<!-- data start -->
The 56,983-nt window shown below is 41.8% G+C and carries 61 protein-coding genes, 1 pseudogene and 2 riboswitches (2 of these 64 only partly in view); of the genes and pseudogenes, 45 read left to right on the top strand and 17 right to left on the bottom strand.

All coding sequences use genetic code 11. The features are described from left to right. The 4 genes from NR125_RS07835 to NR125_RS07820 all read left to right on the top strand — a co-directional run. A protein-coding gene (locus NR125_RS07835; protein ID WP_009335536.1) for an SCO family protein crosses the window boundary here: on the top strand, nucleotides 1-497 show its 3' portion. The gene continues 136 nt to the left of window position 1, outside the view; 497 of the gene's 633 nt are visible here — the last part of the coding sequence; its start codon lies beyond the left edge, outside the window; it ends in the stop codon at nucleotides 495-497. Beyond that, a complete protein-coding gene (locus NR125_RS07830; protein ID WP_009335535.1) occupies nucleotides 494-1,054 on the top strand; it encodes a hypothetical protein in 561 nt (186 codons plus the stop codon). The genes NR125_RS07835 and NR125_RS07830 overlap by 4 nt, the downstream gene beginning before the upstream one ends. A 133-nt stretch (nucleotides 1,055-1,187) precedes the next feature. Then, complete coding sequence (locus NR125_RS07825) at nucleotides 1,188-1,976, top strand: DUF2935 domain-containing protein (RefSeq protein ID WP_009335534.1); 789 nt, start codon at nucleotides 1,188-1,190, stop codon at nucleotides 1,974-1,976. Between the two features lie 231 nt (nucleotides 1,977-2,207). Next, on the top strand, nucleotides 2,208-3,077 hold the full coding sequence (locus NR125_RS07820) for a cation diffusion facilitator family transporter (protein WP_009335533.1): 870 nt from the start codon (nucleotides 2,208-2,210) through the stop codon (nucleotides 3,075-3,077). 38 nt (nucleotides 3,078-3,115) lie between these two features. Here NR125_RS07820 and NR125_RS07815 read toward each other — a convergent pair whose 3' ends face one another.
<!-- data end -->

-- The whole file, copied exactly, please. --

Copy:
The 56,983-nt window shown below is 41.8% G+C and carries 61 protein-coding genes, 1 pseudogene and 2 riboswitches (2 of these 64 only partly in view); of the genes and pseudogenes, 45 read left to right on the top strand and 17 right to left on the bottom strand.

All coding sequences use genetic code 11. The features are described from left to right. The 4 genes from NR125_RS07835 to NR125_RS07820 all read left to right on the top strand — a co-directional run. A protein-coding gene (locus NR125_RS07835; protein ID WP_009335536.1) for an SCO family protein crosses the window boundary here: on the top strand, nucleotides 1-497 show its 3' portion. The gene continues 136 nt to the left of window position 1, outside the view; 497 of the gene's 633 nt are visible here — the last part of the coding sequence; its start codon lies beyond the left edge, outside the window; it ends in the stop codon at nucleotides 495-497. Beyond that, a complete protein-coding gene (locus NR125_RS07830; protein ID WP_009335535.1) occupies nucleotides 494-1,054 on the top strand; it encodes a hypothetical protein in 561 nt (186 codons plus the stop codon). The genes NR125_RS07835 and NR125_RS07830 overlap by 4 nt, the downstream gene beginning before the upstream one ends. A 133-nt stretch (nucleotides 1,055-1,187) precedes the next feature. Then, complete coding sequence (locus NR125_RS07825) at nucleotides 1,188-1,976, top strand: DUF2935 domain-containing protein (RefSeq protein ID WP_009335534.1); 789 nt, start codon at nucleotides 1,188-1,190, stop codon at nucleotides 1,974-1,976. Between the two features lie 231 nt (nucleotides 1,977-2,207). Next, on the top strand, nucleotides 2,208-3,077 hold the full coding sequence (locus NR125_RS07820) for a cation diffusion facilitator family transporter (protein WP_009335533.1): 870 nt from the start codon (nucleotides 2,208-2,210) through the stop codon (nucleotides 3,075-3,077). 38 nt (nucleotides 3,078-3,115) lie between these two features. Here NR125_RS07820 and NR125_RS07815 read toward each other — a convergent pair whose 3' ends face one another.